Editor’s Note: Are you an ACRL member? Would you like to be featured as ACRL Member of the Week? Nominate a colleague? Contact Mary Jane Petrowski at mpetrowski@ala.org for more information.

Member of the Week: Nicole A. Cooke

Nicole A. CookeNicole A. Cooke is Assistant Professor at the School of Information Sciences, University of Illinois Urbana-Champaign in Champaign, IL. Nicole has been an ACRL member since 2000 and is your ACRL member of the week for September 26, 2016.

1. Describe yourself in three words: Advocate, curious, innovative.

2. What are you reading (or listening to on your mobile device)? I’m currently on a podcast kick—right now I’m working my way through Black Girl Nerds, Serial, Undisclosed, and two series by comedian W. Kamau Bell.

3. Describe ACRL in three words: Foundational, necessary, community.

4. What do you value about ACRL? ACRL was my primary source of professional development and community during my 13 years in the field. And even now, as a LIS faculty member, the ACRL conference remains one of my favorite events because of its focus, dedication, and relevance to the field. When I teach my graduate classes, I routinely promote ACRL and talk about my positive experiences in the Immersion program (program and intentional teaching tracks) and refer students to ACRL documents and resources. ACRL is an invaluable resource for academic librarians and it’s an organization that grows with them as they progress throughout their careers.

5. What do you, as an academic librarian, contribute to your campus? I’m in a fortunate position to be a faculty member (and still an academic librarian!) who gets to work with students, and who gets to promote librarians and the university library to my colleagues in other disciplines and departments.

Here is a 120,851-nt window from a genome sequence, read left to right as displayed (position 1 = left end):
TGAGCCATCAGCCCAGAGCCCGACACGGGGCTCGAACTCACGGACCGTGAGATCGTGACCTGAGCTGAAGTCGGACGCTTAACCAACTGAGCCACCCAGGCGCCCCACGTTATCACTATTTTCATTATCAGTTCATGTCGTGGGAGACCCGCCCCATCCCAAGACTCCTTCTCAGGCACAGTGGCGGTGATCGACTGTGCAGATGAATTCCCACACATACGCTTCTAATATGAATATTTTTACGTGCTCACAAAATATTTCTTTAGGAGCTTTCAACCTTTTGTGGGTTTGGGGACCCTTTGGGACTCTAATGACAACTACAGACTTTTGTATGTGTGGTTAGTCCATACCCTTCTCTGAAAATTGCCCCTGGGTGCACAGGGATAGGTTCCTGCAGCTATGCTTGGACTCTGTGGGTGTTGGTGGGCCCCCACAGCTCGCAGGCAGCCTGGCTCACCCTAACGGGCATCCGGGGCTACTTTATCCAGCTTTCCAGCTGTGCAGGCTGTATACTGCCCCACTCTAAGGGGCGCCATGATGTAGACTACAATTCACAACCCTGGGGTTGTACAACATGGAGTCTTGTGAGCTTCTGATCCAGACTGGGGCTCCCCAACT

Because I interact with faculty in many settings outside of the actual library, I’m able to network and promote on another level, and I’m able to closely connect with them about their research and teaching in new and different ways.

Recently, I’ve helped colleagues with copyright questions, and inquiries about microaggressions and accessible services for students. I was able to field the questions and then redirect them to our library’s subject experts for additional resources and information.

6. In your own words: Academic/ research librarianship has been my first and only career, one that has enabled me to teach (full-time and part-time), do research, publish articles and books, advance my education, meet wonderful people, travel around the world, and improve and empower my communities through the provision of information. Where else could I have done that?


Editor’s Note: Are you an ACRL member? Would you like to be featured as ACRL Member of the Week? Nominate a colleague? Contact Mary Jane Petrowski at mpetrowski@ala.org for more information.